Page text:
The rising occurrence of cardiovascular diseases and the increasing number of interventional cardiologists are amongst the prime factors fuelling the market for implantable drug delivery devices. Implantable drug delivery devices provide numerous unique advantages over the traditional parenteral or oral drug delivery methods. These devices can offer localized and site-specific delivery, which is of utmost importance in applications such as oncology and cardiology, wherein targeted delivery may enhance the treatment’s effectiveness and lower its damage or side effects to healthy tissues.
Transparency Market Research (TMR), a market intelligence company, throws light on the top two advantages of using implantable drug delivery devices and also provides data about the key applications of non-biodegradable drug delivery devices. The advantages of these devices are poised to augment the demand for implantable drug delivery devices in the coming years. The prime advantages of implantable drug delivery devices include:
Convenience: An effective drug concentration in the blood is maintained for a longer duration of time by using techniques including repeated injections or continuous intravenous infusion. However, in these treatments, the patients need to be under uninterrupted medical monitoring. In addition, a short-acting medicine may worsen the condition owing to the fact that the infusion rate or injection quantity needs to be raised for maintaining a therapeutically effective drug level. Implantable drug delivery devices, on the other hand, allow patients to take medication outside of the hospital setting and involve relatively marginal medical observation. In addition, implantation treatments involve a reduced risk of infections and complications as compared to indwelling catheter-based infusion systems.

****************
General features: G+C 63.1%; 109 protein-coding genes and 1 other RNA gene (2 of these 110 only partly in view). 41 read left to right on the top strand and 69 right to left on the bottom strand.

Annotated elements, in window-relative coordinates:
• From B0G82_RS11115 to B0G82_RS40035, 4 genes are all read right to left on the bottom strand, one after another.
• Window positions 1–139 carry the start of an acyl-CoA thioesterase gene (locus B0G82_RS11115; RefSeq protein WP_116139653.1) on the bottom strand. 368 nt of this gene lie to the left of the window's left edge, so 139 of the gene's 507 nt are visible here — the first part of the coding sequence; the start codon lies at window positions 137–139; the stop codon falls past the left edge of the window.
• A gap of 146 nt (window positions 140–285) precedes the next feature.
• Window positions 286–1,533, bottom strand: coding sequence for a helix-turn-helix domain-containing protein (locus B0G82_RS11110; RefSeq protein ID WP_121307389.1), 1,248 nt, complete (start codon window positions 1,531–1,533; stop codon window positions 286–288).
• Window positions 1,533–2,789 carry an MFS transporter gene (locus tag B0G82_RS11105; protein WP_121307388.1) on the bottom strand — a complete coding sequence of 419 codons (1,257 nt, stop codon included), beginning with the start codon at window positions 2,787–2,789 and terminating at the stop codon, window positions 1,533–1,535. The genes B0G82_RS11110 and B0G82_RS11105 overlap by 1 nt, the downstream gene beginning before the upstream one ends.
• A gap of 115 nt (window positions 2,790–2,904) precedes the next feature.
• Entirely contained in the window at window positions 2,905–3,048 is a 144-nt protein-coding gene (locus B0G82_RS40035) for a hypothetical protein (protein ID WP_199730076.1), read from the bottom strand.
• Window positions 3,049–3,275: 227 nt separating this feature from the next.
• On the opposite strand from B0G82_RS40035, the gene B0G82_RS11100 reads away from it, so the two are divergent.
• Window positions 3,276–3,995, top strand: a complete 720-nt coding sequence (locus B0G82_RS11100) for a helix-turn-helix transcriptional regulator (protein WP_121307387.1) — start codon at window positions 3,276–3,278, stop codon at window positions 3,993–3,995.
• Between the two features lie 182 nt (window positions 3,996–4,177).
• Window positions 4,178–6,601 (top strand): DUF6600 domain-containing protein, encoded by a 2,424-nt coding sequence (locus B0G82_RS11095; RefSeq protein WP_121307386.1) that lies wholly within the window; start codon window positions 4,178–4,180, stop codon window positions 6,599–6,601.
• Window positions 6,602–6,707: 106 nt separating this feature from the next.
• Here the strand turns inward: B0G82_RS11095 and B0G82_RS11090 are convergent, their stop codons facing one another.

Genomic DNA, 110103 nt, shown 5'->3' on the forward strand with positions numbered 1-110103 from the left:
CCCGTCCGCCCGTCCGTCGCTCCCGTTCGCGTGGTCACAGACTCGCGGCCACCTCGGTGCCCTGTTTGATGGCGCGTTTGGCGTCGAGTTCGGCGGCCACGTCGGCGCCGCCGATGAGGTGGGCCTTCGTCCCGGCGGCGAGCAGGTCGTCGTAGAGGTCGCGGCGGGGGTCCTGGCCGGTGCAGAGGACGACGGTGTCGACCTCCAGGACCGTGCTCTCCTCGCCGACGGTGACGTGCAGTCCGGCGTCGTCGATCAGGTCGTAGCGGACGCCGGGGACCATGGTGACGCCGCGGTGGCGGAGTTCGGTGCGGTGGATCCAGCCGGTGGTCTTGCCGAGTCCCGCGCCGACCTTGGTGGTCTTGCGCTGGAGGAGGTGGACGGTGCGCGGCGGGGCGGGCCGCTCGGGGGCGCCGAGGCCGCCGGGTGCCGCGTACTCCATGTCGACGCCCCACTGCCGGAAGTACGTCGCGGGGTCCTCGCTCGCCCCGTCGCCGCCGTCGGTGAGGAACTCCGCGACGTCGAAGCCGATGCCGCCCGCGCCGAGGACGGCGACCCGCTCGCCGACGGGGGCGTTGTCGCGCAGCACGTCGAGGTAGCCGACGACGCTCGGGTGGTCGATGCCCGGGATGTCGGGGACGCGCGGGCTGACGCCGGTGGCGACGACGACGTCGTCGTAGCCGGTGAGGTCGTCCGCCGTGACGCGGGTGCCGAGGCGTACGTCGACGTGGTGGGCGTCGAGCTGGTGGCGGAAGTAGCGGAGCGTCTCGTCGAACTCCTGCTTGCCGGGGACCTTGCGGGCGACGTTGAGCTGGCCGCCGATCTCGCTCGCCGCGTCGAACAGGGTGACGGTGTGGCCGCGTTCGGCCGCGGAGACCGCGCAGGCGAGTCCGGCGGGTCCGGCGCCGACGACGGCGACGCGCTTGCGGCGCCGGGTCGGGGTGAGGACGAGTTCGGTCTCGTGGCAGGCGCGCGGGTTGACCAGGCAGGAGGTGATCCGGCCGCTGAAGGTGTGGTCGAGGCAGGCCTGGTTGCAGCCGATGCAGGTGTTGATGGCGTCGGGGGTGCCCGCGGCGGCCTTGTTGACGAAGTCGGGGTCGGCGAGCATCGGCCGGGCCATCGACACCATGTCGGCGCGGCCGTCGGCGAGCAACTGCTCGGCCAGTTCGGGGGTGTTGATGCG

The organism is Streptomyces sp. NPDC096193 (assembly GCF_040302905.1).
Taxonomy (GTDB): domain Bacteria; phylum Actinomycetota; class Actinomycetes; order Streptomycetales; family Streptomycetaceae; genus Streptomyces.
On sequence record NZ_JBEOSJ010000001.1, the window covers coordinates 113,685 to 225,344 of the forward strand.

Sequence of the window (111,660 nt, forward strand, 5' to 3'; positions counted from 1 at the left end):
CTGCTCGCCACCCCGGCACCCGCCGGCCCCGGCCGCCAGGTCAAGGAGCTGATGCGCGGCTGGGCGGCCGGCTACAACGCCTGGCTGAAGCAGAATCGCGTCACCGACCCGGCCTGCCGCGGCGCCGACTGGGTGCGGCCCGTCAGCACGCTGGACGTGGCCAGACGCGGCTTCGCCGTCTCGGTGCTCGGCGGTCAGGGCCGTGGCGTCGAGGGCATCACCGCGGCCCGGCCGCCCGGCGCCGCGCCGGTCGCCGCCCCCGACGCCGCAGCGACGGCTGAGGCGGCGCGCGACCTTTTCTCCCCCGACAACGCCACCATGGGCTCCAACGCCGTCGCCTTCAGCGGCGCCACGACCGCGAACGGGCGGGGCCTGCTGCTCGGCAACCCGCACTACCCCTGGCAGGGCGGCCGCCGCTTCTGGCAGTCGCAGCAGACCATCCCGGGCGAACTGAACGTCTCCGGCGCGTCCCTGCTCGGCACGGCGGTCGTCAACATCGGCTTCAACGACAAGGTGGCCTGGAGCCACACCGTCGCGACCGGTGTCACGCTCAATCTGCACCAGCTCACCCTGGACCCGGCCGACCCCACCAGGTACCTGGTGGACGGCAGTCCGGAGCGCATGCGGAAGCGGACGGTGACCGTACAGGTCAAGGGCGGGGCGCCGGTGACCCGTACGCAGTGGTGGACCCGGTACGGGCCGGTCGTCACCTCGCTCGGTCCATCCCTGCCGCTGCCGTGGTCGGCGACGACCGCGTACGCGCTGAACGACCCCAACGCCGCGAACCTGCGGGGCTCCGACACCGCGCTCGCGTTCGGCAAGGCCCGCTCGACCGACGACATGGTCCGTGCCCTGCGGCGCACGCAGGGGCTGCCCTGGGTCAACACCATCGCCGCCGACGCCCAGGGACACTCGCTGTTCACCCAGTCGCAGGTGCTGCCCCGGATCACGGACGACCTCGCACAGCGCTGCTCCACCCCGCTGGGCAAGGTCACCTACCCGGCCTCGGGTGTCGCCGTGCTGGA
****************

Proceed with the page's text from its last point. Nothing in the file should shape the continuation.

Automation of Drug Delivery: By permitting complete elimination or reduction of the patient’s role in the delivery of the drug, compliance to the treatment regimen is immensely increased. Patients may sometimes forget to take their medicine, but drug delivery via an implant is not dependent on patient input. Though periodical refilling is required in certain types of implantable drug delivery devices, the overall patient involvement is still much less than with traditional systems.
Non-biodegradable drug delivery devices are being majorly utilized in areas such as hormone regulation, contraception, oncology, abuse deterrence, and pain management, among others. The key application areas of non-biodegradable drug delivery devices, along with commercial examples, are as follows:
Women’s Health: Transmucosal hormone contraceptives delivery progestin has been introduced into combination products manufactured from silicone, TPU, and EVA. One commercial example of this is Pfizer’s Estring® Silicone Intravaginal Ring (IVR). This device releases 2 mg of estradiol for a period of ninety days for treating symptoms related to menopause. Another example is Merck & Co.’s Nexplanon®. This device is made using EVA and delivers 68 mg of etonogestrel for a period of three years. This device consists of a rod implanted in a subcutaneous manner in the arm of the patient.
Treatment of Diabetes: Non-biodegradable implantable drug delivery devices present a unique solutions for diabetics. For instance, U.S.-based Intarcia Therapeutics has developed a non-biodegradable implantable drug delivery device, named ITCA 650, which is a DUROS® implant delivery technology, for the treatment of type II diabetes. In addition, the titanium drug-eluting device by Delphor is another example of a device used to treat type II diabetes. This system is also designed for drug delivery for the treatment of hormone growth deficiencies, hepatitis C, and bipolar disorder.
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